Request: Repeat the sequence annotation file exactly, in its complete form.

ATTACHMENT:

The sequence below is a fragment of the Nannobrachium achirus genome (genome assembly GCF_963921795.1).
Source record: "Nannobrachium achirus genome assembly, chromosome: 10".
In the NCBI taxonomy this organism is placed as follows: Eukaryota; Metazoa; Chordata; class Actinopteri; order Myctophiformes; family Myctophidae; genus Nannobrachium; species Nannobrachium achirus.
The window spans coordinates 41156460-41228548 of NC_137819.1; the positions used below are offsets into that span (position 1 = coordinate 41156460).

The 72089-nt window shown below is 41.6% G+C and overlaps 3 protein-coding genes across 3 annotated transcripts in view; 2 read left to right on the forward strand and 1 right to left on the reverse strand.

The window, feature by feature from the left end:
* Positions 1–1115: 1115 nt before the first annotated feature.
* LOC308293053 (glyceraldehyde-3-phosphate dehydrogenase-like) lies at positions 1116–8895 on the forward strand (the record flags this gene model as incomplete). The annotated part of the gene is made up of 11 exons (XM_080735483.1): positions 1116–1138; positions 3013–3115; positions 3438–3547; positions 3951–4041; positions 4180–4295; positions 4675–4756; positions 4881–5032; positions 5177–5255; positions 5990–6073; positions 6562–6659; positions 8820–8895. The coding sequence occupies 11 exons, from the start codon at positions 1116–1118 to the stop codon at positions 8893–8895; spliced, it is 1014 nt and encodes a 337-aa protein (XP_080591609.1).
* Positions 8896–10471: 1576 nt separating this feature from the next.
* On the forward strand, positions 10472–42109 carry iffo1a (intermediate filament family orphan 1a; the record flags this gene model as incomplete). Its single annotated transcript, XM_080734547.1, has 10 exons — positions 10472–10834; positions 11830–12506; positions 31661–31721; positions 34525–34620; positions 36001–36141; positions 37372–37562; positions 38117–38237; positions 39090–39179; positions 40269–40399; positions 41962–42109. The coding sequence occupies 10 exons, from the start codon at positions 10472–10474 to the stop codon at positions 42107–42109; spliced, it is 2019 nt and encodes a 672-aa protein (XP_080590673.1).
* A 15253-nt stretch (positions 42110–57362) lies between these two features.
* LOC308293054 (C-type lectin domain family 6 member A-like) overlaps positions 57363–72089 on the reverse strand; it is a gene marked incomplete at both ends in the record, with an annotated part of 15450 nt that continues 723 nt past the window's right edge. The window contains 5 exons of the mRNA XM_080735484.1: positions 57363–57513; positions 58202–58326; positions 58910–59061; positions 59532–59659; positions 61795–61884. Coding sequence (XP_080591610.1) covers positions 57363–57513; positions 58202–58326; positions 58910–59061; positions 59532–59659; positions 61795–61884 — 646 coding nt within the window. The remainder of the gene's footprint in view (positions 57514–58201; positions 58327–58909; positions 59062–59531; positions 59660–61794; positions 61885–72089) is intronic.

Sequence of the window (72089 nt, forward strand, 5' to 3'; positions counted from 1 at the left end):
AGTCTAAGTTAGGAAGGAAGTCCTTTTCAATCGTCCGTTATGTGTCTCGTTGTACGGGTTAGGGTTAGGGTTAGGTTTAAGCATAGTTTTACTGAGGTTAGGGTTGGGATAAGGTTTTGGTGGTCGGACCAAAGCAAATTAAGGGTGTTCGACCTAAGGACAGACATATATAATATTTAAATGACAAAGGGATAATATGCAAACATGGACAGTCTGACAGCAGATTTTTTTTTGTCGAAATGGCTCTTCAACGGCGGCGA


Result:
The sequence below is a fragment of the Nannobrachium achirus genome (genome assembly GCF_963921795.1).
Source record: "Nannobrachium achirus genome assembly, chromosome: 10".
In the NCBI taxonomy this organism is placed as follows: Eukaryota; Metazoa; Chordata; class Actinopteri; order Myctophiformes; family Myctophidae; genus Nannobrachium; species Nannobrachium achirus.
The window spans coordinates 41156460-41228548 of NC_137819.1; the positions used below are offsets into that span (position 1 = coordinate 41156460).

The 72089-nt window shown below is 41.6% G+C and overlaps 3 protein-coding genes across 3 annotated transcripts in view; 2 read left to right on the forward strand and 1 right to left on the reverse strand.

The window, feature by feature from the left end:
* Positions 1–1115: 1115 nt before the first annotated feature.
* LOC308293053 (glyceraldehyde-3-phosphate dehydrogenase-like) lies at positions 1116–8895 on the forward strand (the record flags this gene model as incomplete). The annotated part of the gene is made up of 11 exons (XM_080735483.1): positions 1116–1138; positions 3013–3115; positions 3438–3547; positions 3951–4041; positions 4180–4295; positions 4675–4756; positions 4881–5032; positions 5177–5255; positions 5990–6073; positions 6562–6659; positions 8820–8895. The coding sequence occupies 11 exons, from the start codon at positions 1116–1118 to the stop codon at positions 8893–8895; spliced, it is 1014 nt and encodes a 337-aa protein (XP_080591609.1).
* Positions 8896–10471: 1576 nt separating this feature from the next.
* On the forward strand, positions 10472–42109 carry iffo1a (intermediate filament family orphan 1a; the record flags this gene model as incomplete). Its single annotated transcript, XM_080734547.1, has 10 exons — positions 10472–10834; positions 11830–12506; positions 31661–31721; positions 34525–34620; positions 36001–36141; positions 37372–37562; positions 38117–38237; positions 39090–39179; positions 40269–40399; positions 41962–42109. The coding sequence occupies 10 exons, from the start codon at positions 10472–10474 to the stop codon at positions 42107–42109; spliced, it is 2019 nt and encodes a 672-aa protein (XP_080590673.1).
* A 15253-nt stretch (positions 42110–57362) lies between these two features.
* LOC308293054 (C-type lectin domain family 6 member A-like) overlaps positions 57363–72089 on the reverse strand; it is a gene marked incomplete at both ends in the record, with an annotated part of 15450 nt that continues 723 nt past the window's right edge. The window contains 5 exons of the mRNA XM_080735484.1: positions 57363–57513; positions 58202–58326; positions 58910–59061; positions 59532–59659; positions 61795–61884. Coding sequence (XP_080591610.1) covers positions 57363–57513; positions 58202–58326; positions 58910–59061; positions 59532–59659; positions 61795–61884 — 646 coding nt within the window. The remainder of the gene's footprint in view (positions 57514–58201; positions 58327–58909; positions 59062–59531; positions 59660–61794; positions 61885–72089) is intronic.

Sequence of the window (72089 nt, forward strand, 5' to 3'; positions counted from 1 at the left end):
AGTCTAAGTTAGGAAGGAAGTCCTTTTCAATCGTCCGTTATGTGTCTCGTTGTACGGGTTAGGGTTAGGGTTAGGTTTAAGCATAGTTTTACTGAGGTTAGGGTTGGGATAAGGTTTTGGTGGTCGGACCAAAGCAAATTAAGGGTGTTCGACCTAAGGACAGACATATATAATATTTAAATGACAAAGGGATAATATGCAAACATGGACAGTCTGACAGCAGATTTTTTTTTGTCGAAATGGCTCTTCAACGGCGGCGA